Financing needs in the 2022 budget were put at a sizeable UDD21 billion - and could well be higher assuming the new Boric government is politically unable to implement much of a post-pandemic fiscal adjustment – not least because of potential social and other expenditure mandates under the pending new constitution, as well as continued uncertainty around the fiscal health of the country’s pension fund system. For this reason, investors will likely remain a little wary of the sovereign this year.
Colombia, which in October 2021became the first country in Latin America to sell green government bonds on the local market, is still looking for an opportune moment to issue a long-awaited sovereign gender bond. This sovereign gender bond, designed with UN support, was first mooted over a year ago.
Having lost its investment grade, however, and with an uncertain general election coming up in March/May the treasury has indicated that for now the emphasis is on further domestic green bond auctions - which might usefully also help protect the currency position this election year.
Mexico is likewise looking to place peso-dominated sustainable bonds at some point this year, as part of similar plans to develop the local currency sustainable debt market, according to Yorio.
A big question remains hanging over Brazil. While Brazilian corporates are very active in green/sustainable debt, the right-wing Bolonsaro administration has yet to go down the sustainable route at sovereign level. In September 2020 the central bank (BCB) launched a sustainability agenda, but the treasury has yet to finalise a long-pending new sustainable bond framework.
A July 2021 report by Planet Tracker and the LSE’s Grantham Institute warned of the risks to Brazilian sovereign bondholders in the run up to 2030, as market and policy pressures intensify on Brazil to come good on sustainability policies. It suggested that investors holding some USD113 billion in Brazilian sovereign paper expiring after 2030 could be particularly exposed to the impact of “seismic shifts” in capital markets that were not priced in when the bonds were issued.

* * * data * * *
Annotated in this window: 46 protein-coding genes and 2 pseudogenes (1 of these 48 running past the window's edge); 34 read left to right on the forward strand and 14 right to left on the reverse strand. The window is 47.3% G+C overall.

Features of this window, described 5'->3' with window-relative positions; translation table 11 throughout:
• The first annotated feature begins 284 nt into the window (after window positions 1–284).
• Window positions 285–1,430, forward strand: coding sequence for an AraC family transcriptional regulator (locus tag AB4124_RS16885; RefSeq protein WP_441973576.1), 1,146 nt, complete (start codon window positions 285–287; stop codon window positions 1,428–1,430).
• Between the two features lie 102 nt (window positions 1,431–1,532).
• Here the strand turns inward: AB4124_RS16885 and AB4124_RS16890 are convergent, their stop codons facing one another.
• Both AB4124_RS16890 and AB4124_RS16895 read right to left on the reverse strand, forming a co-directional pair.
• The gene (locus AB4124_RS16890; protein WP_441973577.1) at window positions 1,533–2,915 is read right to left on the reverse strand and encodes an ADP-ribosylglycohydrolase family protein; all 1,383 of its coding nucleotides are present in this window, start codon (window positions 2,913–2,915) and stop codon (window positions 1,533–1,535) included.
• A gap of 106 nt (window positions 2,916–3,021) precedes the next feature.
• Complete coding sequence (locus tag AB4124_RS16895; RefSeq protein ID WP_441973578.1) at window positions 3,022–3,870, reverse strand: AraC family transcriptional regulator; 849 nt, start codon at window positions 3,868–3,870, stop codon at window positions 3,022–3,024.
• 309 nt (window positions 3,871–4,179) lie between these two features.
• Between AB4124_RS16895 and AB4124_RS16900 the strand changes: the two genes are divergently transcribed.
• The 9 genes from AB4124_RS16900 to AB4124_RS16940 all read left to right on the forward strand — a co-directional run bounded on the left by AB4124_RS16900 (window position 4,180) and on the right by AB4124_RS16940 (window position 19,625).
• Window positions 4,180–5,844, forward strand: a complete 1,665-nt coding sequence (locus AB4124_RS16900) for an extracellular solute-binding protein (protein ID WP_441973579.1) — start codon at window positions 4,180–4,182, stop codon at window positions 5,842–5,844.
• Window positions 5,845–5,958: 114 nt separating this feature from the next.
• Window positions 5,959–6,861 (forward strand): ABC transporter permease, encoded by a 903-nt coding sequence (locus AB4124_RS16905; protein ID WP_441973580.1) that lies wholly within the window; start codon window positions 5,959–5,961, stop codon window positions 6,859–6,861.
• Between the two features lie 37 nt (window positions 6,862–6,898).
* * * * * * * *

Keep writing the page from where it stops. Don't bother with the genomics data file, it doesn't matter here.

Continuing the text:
As a starting point, the report suggested that Brazil issue a Deforestation-Linked Sovereign Bond.
There appears little chance of this under the Bolsonaro administration – indeed latest deforestation figures were again record breaking for all the wrong reasons. The national institute for space research (Inpe) recorded 430.44km2 of deforestation alerts in January 2022, a 419% year on year increase and the highest figure for the month of January since the current data series began in 2016. Given that January is typically a slower month for deforestation, the concern is that deforestation will surge this election year, as the Bolsonaro government tries to rev up economic growth.
Reflecting this, Brazil in 2021-Q4 had a Sovereign ESG score of 3- in our new Sovereign Ratings dataset, which, inevitably, is dragged down by weak E and S scores. Indeed, the headline ESG score (which places Brazil in the middle 40%-60% of our sovereign universe of 198 countries) comes with six red flags attached - four of which related to ‘extreme risk’ environmental indices.
Assuming a change of government in October’s general election, investors will be expecting a wholesale shift in federal government policy from January 2023. Brazil tends to issue most government debt in local currency, and so is likely to go the way of Colombia and Mexico, in looking to foster development of the domestic sustainable capital market.